At around 800,000 people, San Francisco is a more manageable city than it’s fame implies; it’s much smaller and more accessible than cities like New York and L.A., and the sprawl is neatly confined to geographic-bounded corridors that make the city and surrounding areas easy to digest. A good place to start is simply by exploring the region on Google Maps. The city of San Francisco is located on a north-facing peninsula, enclosed by the open Pacific to the West and the San Francisco Bay to the East. Heading north across the Golden Gate bridge is Marin County, less populated and a gateway to the Napa and Sonoma wine regions. Directly east is the East Bay, home to Oakland and Berkeley. Heading southeast along the water’s edge is Silicon Valley, capped off by the city of San Jose.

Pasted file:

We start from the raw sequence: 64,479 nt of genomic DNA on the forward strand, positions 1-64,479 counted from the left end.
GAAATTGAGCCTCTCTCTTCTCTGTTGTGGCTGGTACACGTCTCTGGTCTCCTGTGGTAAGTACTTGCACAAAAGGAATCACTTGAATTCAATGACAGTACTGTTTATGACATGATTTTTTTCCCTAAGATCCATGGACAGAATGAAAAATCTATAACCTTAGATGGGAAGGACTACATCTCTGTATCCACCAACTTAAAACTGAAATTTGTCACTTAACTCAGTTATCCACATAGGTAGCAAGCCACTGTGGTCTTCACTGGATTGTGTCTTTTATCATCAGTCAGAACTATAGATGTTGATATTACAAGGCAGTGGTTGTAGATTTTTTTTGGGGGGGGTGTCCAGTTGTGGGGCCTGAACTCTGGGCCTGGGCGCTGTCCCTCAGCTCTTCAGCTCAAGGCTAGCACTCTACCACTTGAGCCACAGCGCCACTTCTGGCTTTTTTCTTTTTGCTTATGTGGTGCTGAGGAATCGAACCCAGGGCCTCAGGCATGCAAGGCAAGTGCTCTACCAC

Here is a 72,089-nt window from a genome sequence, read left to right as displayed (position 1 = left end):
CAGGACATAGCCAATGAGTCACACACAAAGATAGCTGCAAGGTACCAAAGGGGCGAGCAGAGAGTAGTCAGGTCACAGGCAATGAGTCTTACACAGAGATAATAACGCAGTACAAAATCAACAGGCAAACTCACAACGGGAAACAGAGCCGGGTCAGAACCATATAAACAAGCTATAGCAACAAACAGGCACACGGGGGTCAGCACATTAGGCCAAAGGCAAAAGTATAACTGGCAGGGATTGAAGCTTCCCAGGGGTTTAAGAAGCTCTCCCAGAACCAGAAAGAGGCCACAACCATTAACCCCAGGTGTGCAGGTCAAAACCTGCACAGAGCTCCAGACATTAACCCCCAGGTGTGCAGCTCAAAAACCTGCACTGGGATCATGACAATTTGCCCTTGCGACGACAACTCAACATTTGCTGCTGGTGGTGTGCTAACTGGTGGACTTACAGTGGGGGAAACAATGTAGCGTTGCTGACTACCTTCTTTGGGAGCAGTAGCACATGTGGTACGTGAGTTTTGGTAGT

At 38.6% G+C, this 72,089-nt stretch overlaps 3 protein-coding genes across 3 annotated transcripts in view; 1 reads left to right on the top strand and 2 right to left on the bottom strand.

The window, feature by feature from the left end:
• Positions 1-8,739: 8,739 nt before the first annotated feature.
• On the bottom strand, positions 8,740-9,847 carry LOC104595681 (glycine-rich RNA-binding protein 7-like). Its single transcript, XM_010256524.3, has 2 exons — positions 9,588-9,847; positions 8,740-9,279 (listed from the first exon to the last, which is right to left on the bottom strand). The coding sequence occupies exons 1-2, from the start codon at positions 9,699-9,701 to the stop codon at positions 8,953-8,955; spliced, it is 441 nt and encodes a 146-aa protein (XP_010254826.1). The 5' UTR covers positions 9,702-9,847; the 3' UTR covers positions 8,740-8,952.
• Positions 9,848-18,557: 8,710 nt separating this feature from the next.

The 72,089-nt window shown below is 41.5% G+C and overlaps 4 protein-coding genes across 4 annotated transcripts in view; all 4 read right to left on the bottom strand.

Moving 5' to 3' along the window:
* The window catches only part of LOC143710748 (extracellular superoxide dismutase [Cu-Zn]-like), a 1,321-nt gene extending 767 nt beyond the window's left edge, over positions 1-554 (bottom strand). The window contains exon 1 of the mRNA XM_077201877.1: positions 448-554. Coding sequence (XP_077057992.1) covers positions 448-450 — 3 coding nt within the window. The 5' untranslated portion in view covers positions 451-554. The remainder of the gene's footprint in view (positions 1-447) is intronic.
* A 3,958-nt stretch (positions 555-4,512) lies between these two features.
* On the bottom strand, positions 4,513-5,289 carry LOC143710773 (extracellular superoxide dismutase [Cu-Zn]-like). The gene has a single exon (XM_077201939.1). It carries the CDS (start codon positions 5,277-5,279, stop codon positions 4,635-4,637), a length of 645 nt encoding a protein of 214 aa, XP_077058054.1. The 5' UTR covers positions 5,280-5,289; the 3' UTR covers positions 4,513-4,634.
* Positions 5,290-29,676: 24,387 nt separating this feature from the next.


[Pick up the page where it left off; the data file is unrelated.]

Getting oriented within San Francisco is a bit more challenging. The city’s hilly terrain, numerous (and ever expanding) neighborhood delineations, and irregular street naming scheme can make it hard to figure out where you want to be and how to get there. A simplified but effective way to locate the SF neighborhoods is with this map: The Islands of San Francisco. (Lots more interesting info on how the map was imagined, designed, and revised here). For descriptions of San Francisco neighborhoods, there are many useful guides online: The SF Gate guide is categorized into things to do, restaurants, shopping, etc; The Bold Italic’s guide gives an irreverent portrait of the neighborhoods and where you’ll fit in; AirBnB offers a succinct picture of the neighborhoods geared toward tourists.
But the best way to understand by the city is by exploring it! More to come on that soon.